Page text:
For now I changed my caching mikrotik’s to include msftncsi.com as a static entry and point that to my webserver and service the file instead. That makes sure the Kobo can connect to the environment and gives me full access over that file instead of some bogus remote site that might do nasty things (without me knowing).

Ofcourse I asked (nice and polite) Kobo to change this interesting behaviour.

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Happy 2017!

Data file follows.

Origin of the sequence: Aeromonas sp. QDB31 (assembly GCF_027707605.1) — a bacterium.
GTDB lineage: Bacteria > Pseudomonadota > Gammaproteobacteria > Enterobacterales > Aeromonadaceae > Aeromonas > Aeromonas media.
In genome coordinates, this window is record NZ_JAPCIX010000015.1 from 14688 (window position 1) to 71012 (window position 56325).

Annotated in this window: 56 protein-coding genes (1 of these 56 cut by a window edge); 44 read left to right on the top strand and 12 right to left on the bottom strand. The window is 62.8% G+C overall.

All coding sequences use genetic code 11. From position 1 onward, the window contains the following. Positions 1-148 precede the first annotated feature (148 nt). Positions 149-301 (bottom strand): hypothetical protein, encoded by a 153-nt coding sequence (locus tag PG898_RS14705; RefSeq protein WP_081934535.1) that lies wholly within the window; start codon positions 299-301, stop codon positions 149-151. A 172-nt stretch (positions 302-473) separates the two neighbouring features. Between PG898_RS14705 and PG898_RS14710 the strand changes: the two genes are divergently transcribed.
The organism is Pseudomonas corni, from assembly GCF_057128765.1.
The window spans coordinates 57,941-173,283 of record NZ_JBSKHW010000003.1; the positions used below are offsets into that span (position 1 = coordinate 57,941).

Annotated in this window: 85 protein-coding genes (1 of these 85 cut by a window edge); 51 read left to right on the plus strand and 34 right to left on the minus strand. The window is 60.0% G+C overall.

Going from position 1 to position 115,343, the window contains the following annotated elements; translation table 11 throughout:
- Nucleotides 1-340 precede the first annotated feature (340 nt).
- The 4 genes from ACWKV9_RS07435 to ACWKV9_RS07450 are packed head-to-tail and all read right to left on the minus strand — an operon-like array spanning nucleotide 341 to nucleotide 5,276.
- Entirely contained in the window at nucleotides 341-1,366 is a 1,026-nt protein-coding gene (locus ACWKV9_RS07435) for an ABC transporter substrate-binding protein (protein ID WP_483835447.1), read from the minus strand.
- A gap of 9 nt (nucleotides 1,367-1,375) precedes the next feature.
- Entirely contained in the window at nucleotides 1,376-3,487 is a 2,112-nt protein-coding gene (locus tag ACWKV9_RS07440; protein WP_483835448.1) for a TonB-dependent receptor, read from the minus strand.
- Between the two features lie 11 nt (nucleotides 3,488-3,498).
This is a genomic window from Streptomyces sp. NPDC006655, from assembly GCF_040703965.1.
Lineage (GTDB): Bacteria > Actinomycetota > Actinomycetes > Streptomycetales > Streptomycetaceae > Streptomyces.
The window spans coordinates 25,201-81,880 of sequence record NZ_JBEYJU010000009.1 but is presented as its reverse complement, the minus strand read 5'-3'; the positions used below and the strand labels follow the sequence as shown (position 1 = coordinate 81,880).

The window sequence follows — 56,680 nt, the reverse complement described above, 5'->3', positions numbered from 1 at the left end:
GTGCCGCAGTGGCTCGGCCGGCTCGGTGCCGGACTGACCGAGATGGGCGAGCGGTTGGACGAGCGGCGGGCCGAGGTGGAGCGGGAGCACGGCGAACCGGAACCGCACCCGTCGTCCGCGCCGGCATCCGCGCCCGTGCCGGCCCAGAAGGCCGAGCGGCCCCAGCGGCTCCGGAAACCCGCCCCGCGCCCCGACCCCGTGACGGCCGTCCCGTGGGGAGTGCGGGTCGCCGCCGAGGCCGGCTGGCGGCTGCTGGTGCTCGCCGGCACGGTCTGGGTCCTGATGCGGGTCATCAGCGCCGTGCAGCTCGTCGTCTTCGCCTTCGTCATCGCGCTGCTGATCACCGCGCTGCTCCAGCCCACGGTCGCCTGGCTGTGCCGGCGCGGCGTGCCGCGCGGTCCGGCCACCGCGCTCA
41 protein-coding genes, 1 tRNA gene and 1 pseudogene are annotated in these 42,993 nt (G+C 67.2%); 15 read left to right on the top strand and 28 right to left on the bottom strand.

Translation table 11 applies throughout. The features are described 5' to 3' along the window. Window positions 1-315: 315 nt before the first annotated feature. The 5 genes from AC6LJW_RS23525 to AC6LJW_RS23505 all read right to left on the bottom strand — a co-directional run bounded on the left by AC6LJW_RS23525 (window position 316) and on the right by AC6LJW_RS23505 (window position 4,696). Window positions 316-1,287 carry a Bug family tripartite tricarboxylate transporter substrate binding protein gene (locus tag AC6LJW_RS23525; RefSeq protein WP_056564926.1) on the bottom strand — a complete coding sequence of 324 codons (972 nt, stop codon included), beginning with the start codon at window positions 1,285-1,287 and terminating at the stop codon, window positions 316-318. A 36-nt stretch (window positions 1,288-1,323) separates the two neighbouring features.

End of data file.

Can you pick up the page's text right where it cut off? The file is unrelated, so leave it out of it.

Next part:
After ‘relaunching’ my Blog I have been occupied with other activities. So I just took a little time to say “Happy 2017” to all of you. Perhaps there will be more entries this upcoming year.. 🙂

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Reorganised and back online

It took a gentle while to get the blog back up and running. I first considered cleaning out the original blog, but that would have taken a lot of time and effort. So instead I just vaporised the old blog (well, not really, but the interwebs can no longer access it), and decided to rebuild the website. Please feel welcome here, if I feel up for it, I might convert a few older blog entries from the old blog to this new one. Do not expect periodic updates, they will not happen probably.